Is eSports an actual sport?

April 22nd, 2010 in .Blogs
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Photo credit: Electronic Sports League

Ever since “eSports” – the abbreviation for “electronic sports” – was coined, it has been a constant source of contention among sporting purists. Having followed the exploits of some of the world’s most prominent teams, such as Dignitas, Fnatic and MYM, and having interacted with the players and managers, I can say – with some conviction – that eSports does indeed qualify as a sport.

These are the reasons why.

Spirit of competition

The primeval competitive drive that sportspeople exhibit is what makes watching sports so gripping, and there’s no shortage of the stuff among eSports proponents. Those who have attended an offline event, such as the ASUS European Nations Championship (ENC), will tell you that pro-gamers’ desire to compete and win is no less genuine than in any other sport. Just hearing the outbursts of elation that erupt after each victory will attest to this.

Photo credit: Electronic Sports League


Imagine scoring a perfect headshot when an opponent is in mid air, and so far away that the avatar registers as just a couple of pixels onscreen. That’s the uncommon level of skill of skill that the best pro-gamers have, honed over hours of training a day. Anyone who has given a punishingly-fast first person shooter (FPS) a go will agree: there’s nothing instinctual about it. Like any other sport, in-game mastery is achieved through lots of practice.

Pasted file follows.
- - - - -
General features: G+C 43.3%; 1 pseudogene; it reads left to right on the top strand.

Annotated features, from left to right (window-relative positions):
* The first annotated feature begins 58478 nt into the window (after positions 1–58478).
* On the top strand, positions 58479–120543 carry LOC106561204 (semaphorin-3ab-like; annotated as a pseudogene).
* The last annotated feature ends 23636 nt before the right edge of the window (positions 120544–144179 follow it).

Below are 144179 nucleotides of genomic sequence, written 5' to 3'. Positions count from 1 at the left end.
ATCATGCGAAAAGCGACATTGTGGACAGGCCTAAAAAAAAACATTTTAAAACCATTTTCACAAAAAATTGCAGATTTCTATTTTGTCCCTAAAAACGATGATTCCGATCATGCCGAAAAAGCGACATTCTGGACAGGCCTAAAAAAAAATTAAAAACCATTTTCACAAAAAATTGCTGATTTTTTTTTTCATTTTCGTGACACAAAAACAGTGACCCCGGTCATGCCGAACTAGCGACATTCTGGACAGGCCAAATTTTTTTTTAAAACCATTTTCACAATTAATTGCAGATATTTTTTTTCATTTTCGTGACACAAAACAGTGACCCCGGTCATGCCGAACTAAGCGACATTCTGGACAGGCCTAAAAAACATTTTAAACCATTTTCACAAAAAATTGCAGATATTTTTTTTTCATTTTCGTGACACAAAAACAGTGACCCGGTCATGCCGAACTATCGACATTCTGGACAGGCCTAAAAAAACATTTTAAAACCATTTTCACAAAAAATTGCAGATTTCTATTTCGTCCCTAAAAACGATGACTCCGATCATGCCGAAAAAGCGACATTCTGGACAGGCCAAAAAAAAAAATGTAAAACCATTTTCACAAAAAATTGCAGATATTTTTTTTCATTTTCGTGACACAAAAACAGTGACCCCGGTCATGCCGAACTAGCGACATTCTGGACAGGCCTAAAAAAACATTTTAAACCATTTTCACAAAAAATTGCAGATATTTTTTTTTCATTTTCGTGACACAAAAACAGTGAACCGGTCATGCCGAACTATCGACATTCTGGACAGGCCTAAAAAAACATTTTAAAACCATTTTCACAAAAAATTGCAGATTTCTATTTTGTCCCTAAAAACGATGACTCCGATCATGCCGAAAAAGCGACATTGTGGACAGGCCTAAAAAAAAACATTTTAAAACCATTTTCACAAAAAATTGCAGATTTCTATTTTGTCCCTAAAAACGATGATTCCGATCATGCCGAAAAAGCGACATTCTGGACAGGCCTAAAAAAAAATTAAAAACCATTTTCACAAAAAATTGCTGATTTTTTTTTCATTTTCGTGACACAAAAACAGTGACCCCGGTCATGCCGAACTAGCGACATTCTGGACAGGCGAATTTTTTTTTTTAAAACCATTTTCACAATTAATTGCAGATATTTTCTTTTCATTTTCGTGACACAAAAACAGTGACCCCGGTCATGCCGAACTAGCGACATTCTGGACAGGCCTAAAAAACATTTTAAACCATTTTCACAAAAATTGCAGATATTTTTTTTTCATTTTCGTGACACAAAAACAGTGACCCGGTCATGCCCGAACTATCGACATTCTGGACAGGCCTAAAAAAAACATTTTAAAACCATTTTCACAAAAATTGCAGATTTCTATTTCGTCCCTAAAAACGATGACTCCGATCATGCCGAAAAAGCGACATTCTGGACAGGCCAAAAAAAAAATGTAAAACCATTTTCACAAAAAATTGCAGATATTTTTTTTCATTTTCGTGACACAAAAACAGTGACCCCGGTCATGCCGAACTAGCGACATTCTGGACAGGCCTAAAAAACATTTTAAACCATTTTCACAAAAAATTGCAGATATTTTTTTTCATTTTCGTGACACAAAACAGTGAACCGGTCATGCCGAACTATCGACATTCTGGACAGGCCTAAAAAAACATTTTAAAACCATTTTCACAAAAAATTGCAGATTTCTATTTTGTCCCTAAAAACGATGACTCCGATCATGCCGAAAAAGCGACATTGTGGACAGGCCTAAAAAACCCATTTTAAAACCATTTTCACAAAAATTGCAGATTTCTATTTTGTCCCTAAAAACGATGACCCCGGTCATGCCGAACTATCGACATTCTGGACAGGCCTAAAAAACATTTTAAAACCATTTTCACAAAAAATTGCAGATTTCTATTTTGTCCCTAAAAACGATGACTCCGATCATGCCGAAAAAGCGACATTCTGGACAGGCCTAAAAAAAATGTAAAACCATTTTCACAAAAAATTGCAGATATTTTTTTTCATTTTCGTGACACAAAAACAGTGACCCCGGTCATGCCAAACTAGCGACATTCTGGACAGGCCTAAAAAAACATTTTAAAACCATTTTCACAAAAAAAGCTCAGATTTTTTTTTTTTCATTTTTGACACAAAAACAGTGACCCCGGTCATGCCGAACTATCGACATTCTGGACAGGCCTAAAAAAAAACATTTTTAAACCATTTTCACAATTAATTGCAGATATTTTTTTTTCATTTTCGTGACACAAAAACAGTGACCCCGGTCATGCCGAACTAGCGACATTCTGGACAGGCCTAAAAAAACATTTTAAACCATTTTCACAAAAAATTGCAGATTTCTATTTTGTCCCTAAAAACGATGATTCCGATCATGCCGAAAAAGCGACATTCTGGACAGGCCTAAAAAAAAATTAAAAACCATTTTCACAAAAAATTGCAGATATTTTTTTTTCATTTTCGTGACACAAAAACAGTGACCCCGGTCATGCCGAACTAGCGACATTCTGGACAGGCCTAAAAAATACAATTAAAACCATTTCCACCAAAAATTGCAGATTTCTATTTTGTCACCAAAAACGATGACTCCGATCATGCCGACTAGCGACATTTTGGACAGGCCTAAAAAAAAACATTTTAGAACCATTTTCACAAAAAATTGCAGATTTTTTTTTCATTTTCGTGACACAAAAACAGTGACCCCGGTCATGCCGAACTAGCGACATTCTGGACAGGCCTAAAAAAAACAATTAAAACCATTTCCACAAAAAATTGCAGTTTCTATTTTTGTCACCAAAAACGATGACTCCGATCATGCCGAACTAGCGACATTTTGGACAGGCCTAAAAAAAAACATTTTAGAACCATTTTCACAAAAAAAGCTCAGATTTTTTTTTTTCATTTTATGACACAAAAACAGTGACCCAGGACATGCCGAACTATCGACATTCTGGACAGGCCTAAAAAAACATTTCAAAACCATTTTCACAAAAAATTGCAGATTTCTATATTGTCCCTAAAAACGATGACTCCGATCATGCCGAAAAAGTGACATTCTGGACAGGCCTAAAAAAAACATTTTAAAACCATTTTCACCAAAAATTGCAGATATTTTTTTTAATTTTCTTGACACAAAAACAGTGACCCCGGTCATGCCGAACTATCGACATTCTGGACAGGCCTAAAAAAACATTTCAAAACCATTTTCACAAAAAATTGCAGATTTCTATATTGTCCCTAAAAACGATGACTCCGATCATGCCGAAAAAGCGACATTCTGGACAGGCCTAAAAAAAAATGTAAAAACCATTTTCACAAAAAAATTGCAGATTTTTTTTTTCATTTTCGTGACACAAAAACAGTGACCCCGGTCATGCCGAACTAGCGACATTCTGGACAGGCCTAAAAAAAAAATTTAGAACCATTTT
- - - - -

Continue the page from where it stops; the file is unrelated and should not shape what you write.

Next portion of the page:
While engaging in eSports doesn’t entail the same degree of physical exertion required in other sports, there’s no denying that a pro-gamer’s mental strength is tested to limit. Regardless of whether their specialties lie in FPS games that stress eye–hand coordination, or real-time strategy (RTS) titles that require ceaseless micromanagement, all of the pro-gamers I’ve met have demonstrated exceptional mental toughness and an uncanny ability to maintain razor sharp focus while competing.

Strategy and teamwork

Team-based FPS games such as Counter-Strike 1.6 are perfect showcases for the detailed strategizing that occurs both before and during matches. The communication that ensues between players after a match kicks off is something to behold. The dynamics are finely tuned and the information flow highly efficient – no different from the communication that occurs on a football pitch or basketball court.


Contrary to what many people believe, eSports does enjoy a decent following. The recently-concluded ASUS ENC France , for example, drew a healthy crowd of enthusiastic spectators. On the extreme end of the spectrum, of course, are the Warcraft events in Korea which routinely pack stadiums of rabid fans.

Photo credit: Electronic Sports League

Even as a casual observer, these reasons compel me to conclude that eSports is similar enough to traditionally-defined sports to render it part of the same category.

What do you think? Comments and/or objections are, as always, welcome.

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